From Endurance to Dressage
Follow the Fence
Izzy is officially being worked under saddle. Since I am not a "trainer," our progress will be much slower than if he was being worked by someone with their name engraved on a shingle. That's okay though. I've brought along a couple of horses from scratch who turned out quite well.
I've been going back and watching some of Clinton Anderson's stuff that I have DVRed. He'd be the first one to say that he has a method but that it's not the only method. I don't have his DVDs, and I am not following his program step-by-step, but he does have some really good ideas.
The first thing that I've been working on with Izzy is reminding him that I have PERSONAL SPACE. Clinton Anderson refers to it as your hula-hoop, and he makes that circle really big. Insisting that Izzy respect my space is a lesson that is still in progress. My mistake is that I let him "snuggle" me while I am in his stall. I really need to enforce the personal space bubble at all times.
Personal space is important because it's the first way to teach your horse to move his feet. Clinton Anderson insists that you should be able to quickly and easily move your horse's feet right, left, forward, and backward. If your horse is sticky (like Izzy), then you don't have his respect.
Izzy's been getting daily work to unstick his feet, especially when going backwards. Clinton Anderson has several methods for teaching a horse to back up, and I have been using most of them. The techniques use four cues, each of which gets progressively louder and firmer. Essentially, you ask, you tell, (I can't remember the third one), and then you say I told you so.
One method for teaching the horse to back is to wiggle the rope, wag the rope, wave the stick, and whack the shoulder with the stick. If you're doing it correctly, the horse learns that the whack is coming (I told you so) and starts to back up before that. And when he really believes you, he'll start backing up as soon as you wiggle the rope.
The whack with the stick is never done in anger, and once the horse unsticks his feet, the pressure is released. When you next ask the horse to do something, you ask with the mildest aid first. Izzy is getting it; he does not like getting whacked with the stick. Clinton Anderson reminds his students to alternate a sensitizing exercise (like backing up) with a desensitizing exercise (stand quietly while I rub you with my stick) so that the horse doesn't grow fearful or resentful of the stick.
Other than the ground work exercises, I also started doing his "follow the fence" exercise. I love this game because it teaches the horse to be responsible for maintaining the pace that I establish. I am doing it at the walk right now because Izzy doesn't have reliable brakes installed yet, and like I said, I am not a professional (which means I want to feel safe).
The exercise goes like this: send your horse forward on a fence line, but then do NOTHING once he's moving forward. If the horse turns off the fence line, you wait until he has committed the error completely (no babysitting/nagging), and then you use the outside rein to steer him back to the fence line. If the horse breaks into a trot, you use the outside rein to slow him back to a walk.
Izzy can't do the exercise perfectly yet (it's only been a few days), but he's catching on. When we change directions, he has to rethink the exercise, but again, he gets it. What I love about this exercise is that it's safe (turn into the fence if things go south), and it teaches the horse to maintain the forward without the rider micro-managing every step. As long as he is marching forward and following the fence line, I'll leave him alone. This allows him to find his balance on a loose rein. Once I feel safe at the walk, we'll play the game at the trot, and ultimately at the canter.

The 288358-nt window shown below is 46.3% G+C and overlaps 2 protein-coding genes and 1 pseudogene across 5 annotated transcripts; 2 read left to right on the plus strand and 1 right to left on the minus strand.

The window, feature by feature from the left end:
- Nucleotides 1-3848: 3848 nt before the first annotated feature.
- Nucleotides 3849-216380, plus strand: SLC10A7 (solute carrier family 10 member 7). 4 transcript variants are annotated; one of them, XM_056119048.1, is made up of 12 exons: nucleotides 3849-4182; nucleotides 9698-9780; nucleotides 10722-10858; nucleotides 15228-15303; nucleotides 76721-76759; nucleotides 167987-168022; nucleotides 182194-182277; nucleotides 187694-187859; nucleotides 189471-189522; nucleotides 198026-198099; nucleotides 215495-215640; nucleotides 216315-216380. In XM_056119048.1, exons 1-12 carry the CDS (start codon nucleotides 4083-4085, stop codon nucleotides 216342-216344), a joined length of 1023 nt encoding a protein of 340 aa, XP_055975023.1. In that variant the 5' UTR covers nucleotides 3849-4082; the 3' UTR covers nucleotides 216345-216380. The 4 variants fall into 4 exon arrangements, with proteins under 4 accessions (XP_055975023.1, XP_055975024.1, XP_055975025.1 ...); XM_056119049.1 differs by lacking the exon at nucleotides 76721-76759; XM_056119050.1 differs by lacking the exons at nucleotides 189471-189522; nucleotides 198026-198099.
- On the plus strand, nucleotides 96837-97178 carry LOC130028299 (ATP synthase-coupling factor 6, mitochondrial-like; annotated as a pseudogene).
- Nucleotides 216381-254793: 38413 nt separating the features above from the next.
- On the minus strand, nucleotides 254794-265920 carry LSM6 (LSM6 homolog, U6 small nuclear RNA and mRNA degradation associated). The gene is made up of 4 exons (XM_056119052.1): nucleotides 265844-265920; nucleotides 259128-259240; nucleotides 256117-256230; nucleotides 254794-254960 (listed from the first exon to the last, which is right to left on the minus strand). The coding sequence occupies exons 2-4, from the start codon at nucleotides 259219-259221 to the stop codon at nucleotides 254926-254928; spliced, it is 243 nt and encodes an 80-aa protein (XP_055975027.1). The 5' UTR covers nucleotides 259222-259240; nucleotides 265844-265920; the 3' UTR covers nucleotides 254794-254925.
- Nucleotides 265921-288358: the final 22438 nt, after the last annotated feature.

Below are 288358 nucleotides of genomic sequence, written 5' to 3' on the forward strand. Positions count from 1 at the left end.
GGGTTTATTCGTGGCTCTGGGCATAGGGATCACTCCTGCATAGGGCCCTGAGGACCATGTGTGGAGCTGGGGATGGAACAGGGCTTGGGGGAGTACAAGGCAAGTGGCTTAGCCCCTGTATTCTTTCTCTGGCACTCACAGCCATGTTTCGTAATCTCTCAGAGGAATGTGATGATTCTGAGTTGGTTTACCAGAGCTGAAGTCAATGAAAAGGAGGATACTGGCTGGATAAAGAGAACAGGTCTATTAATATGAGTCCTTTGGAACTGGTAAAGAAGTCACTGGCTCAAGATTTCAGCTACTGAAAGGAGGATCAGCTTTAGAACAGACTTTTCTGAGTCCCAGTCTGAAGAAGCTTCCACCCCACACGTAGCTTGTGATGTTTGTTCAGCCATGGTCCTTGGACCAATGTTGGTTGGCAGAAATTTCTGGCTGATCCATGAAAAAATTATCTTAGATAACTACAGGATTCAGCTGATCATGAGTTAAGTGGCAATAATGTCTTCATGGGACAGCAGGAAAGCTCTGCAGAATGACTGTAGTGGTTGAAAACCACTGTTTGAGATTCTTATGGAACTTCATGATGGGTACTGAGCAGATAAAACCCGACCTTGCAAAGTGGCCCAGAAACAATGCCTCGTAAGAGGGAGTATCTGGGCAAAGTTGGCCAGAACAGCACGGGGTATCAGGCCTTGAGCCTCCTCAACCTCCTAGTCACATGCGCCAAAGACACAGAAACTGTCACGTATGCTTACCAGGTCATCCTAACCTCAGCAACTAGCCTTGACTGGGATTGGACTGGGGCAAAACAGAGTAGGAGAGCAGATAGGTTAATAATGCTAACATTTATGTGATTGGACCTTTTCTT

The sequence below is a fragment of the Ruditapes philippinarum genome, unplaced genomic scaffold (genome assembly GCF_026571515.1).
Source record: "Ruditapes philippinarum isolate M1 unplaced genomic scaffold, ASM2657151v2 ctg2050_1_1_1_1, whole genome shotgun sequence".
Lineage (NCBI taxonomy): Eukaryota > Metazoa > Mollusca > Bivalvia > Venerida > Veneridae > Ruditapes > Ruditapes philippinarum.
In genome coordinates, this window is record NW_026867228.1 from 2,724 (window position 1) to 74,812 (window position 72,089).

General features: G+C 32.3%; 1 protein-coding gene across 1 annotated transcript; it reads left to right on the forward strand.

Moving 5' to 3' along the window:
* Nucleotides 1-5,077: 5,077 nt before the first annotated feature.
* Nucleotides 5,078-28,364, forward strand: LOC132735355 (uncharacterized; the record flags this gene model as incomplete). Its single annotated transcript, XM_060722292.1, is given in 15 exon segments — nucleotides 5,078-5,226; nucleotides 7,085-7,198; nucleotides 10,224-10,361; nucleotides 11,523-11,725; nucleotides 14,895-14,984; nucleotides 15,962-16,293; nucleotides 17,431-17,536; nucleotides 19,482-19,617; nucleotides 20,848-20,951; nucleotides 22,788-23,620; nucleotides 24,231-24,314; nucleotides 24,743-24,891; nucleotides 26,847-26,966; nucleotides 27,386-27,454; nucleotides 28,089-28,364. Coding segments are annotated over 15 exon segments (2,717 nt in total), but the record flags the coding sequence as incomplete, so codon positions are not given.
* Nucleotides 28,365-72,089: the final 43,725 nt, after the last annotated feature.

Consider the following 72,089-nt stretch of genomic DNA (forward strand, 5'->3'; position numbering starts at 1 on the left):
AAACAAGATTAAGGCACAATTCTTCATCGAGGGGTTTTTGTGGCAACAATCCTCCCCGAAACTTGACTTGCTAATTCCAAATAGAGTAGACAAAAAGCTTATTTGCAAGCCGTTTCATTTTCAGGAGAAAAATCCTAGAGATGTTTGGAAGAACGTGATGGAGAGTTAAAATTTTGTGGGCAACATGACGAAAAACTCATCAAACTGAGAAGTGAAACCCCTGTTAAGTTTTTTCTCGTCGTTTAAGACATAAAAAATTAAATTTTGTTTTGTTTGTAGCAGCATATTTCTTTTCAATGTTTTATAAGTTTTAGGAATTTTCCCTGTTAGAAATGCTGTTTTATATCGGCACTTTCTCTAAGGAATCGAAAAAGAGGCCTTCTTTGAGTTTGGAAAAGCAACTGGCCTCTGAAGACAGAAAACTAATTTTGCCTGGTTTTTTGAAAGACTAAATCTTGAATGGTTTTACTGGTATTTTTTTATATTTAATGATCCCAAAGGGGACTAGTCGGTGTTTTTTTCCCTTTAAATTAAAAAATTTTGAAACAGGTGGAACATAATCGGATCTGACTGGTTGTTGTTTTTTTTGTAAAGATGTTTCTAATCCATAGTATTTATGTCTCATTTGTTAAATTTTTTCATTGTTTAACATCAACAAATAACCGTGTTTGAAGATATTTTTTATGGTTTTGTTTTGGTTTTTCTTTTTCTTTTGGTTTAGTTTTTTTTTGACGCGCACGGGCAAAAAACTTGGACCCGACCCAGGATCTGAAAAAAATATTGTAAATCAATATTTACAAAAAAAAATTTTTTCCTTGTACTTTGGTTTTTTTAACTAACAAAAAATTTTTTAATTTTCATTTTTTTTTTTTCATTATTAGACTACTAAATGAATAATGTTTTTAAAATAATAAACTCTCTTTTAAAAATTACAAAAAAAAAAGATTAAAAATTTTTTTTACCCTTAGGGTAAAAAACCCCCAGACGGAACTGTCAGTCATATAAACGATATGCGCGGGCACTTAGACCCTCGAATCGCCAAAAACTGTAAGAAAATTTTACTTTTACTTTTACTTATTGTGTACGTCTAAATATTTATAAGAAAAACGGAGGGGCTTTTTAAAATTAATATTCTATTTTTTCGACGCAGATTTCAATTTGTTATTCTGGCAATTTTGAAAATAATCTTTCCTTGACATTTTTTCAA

My approach to Izzy's training is to teach him to maintain his forwardness, develop some balance, turn right and left, and stop when asked. When he can do all of this confidently, then we'll start woking on accepting the contact and framing up a little.
It's going to be a productive summer!
4/8/2015 10:21:02 pm
I would love to see him in person! After some experimentation, I had to ditch the exercise though. When I have some definitive answers, I'll share more. :0)
4/8/2015 10:21:54 pm
In theory, yes! Not sure it's working for Izzy right now though. :0)
4/9/2015 04:09:06 am
Clinton Anderson has some really great techniques, and they produce results quickly when they're done with the correct feel and timing. Out of the famous NH gurus, he is one of my favorites. And yes, personal space is super important when working with such large animals.
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About the Writer and Rider
I am a lifelong rider.
I began endurance riding in 1996 where I ultimately completed five, one-day 100 mile races, the 200-mile Death Valley Encounter, and numerous other 50, 65, and 75 mile races. I began showing dressage in 2010.
Welcome to my dressage journey.
About Speedy G
Speedy went from endurance horse to dressage horse. After helping me earn a USDF Bronze medal in the summer of 2020, he is now semi-retired. Speedy is a 2004, 15'1 hand, purebred Arabian gelding. His Arabian Horse Registry name is G Ima Starr FA.
Izzy was started as a four-year old and then spent the next 18 months in pasture growing up. I bought him as a six-year old, and together, we are showing at the lower levels. He is a 2008, 16'3 hand warmblood gelding. His Rheinland Pfalz-saar International (RPSI) name is Imperioso.
National Rider Awards
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CDS Sapphire Rider Award
Third Level: 63.514%
Third Level: 62.105%
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